South Korea has set up a joint venture to complete the first phase of a new oil terminal at the port of Ulsan by 2017, at a cost of 622.2 billion won ($582.39 million), to help the country become a global oil hub, the energy ministry said on Thursday.
South Korea, the world’s No.5 crude importer, has started construction of the new oil terminal with a total capacity of 28.4 million barrels in Ulsan, about 383 km (238 miles) south of the capital, Seoul.
The plan provides for the terminal to be built in two phases, with the first, known as the North Port, having a capacity of 9.9 million barrels over an area of 295,000 sq. m. to store oil products.
The energy ministry said in a statement the joint venture, Korea Oil Terminal Co Ltd, involved Korea National Oil Corp (KNOC), Vopak Group and S-Oil Corp.
KNOC has a 51 percent stake in the venture, with Vopak holding 38 percent and S-Oil 11 percent, the ministry said, adding that it planned to include two or three more companies in future, by adjusting the stakes of KNOC and Vopak.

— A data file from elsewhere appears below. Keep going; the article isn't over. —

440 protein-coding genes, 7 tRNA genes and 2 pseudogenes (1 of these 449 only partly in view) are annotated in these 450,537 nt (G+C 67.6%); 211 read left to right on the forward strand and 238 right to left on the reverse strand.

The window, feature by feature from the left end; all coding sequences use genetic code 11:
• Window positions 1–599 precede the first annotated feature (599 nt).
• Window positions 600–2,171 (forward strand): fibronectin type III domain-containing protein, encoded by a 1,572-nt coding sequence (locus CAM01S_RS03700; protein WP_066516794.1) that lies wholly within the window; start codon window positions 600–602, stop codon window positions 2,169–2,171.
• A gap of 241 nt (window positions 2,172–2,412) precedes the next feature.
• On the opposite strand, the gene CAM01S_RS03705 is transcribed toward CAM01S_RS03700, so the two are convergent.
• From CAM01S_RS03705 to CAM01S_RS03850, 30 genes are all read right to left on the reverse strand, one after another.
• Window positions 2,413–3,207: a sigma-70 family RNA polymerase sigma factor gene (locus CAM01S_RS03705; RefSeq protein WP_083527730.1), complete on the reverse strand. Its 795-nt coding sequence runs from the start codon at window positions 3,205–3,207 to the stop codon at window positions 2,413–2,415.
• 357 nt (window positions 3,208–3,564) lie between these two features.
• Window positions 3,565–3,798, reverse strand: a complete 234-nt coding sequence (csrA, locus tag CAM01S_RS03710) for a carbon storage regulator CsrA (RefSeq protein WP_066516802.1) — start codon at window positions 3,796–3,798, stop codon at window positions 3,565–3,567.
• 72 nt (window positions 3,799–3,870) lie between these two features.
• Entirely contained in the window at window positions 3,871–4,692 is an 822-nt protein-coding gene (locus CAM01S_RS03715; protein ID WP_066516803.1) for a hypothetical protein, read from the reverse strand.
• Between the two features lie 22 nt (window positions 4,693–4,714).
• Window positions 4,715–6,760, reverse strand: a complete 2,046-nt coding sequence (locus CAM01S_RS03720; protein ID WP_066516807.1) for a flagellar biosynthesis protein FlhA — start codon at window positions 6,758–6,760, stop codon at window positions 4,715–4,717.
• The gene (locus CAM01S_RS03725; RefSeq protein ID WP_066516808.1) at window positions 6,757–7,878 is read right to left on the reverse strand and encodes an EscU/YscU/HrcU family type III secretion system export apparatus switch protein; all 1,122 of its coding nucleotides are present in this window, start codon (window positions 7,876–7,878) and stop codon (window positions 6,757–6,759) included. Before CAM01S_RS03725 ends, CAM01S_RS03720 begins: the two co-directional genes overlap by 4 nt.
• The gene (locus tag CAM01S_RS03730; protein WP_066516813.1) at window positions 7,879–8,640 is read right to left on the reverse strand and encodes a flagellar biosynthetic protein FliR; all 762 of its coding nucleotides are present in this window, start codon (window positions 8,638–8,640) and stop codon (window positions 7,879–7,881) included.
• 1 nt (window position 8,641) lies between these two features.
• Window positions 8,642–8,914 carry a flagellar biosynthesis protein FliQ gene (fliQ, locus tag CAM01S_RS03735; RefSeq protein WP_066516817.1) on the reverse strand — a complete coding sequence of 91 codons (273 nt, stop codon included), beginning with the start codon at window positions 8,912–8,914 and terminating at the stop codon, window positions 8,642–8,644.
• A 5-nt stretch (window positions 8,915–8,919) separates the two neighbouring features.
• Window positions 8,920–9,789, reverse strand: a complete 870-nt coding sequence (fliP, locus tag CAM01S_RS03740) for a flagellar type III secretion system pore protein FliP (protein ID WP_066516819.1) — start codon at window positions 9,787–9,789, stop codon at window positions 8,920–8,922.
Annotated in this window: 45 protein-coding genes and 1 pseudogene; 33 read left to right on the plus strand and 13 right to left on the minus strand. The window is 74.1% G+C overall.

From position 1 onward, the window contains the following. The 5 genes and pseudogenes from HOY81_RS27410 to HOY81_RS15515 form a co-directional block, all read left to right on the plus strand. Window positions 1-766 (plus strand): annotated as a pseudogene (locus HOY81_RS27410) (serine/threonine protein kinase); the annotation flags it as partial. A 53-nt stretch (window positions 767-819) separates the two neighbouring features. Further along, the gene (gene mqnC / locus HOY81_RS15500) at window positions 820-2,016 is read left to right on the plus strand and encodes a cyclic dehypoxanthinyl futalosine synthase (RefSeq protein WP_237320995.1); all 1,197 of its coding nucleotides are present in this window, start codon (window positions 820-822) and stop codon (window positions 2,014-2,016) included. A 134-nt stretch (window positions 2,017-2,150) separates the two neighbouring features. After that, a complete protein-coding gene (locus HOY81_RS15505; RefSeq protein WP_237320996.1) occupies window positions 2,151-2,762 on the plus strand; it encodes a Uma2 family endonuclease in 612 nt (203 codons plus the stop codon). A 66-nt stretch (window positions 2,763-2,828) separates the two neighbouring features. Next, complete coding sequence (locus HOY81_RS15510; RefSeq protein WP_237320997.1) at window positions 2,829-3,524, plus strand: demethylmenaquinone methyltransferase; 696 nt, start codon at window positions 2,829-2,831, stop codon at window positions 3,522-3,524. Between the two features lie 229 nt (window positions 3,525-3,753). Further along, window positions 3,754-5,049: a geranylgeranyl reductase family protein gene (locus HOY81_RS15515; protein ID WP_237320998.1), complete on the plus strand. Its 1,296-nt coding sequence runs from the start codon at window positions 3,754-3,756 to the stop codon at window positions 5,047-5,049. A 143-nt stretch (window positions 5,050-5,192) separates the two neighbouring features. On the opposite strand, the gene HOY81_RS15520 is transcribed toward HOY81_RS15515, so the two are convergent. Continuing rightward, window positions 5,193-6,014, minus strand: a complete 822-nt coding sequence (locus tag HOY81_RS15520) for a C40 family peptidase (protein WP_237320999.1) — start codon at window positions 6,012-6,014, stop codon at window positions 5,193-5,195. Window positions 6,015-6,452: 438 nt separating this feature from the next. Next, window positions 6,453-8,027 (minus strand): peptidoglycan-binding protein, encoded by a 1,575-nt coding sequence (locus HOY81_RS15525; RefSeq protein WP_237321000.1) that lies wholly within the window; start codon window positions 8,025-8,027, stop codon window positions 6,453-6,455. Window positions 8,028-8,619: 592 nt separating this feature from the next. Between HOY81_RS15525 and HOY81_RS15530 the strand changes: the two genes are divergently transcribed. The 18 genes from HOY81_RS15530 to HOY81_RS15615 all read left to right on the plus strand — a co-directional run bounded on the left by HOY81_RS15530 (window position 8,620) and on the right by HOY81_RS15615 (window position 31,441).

The first phase is set to be completed by 2017 and will be ready for operations after that, it said.
For the second phase, or the South Port, with a capacity of 18.5 million barrels of crude oil storage over an area of 604,000 sq. m., the ministry aims to invest 994.8 billion won ($931.16 million) by 2020 and set up a separate joint venture.
It added it would ease regulations to boost the oil trading business and improve oil trade-related financial services. ($1=1068.3500 Korean won)
February 19, 2015
| Ports & Terminals | Terminals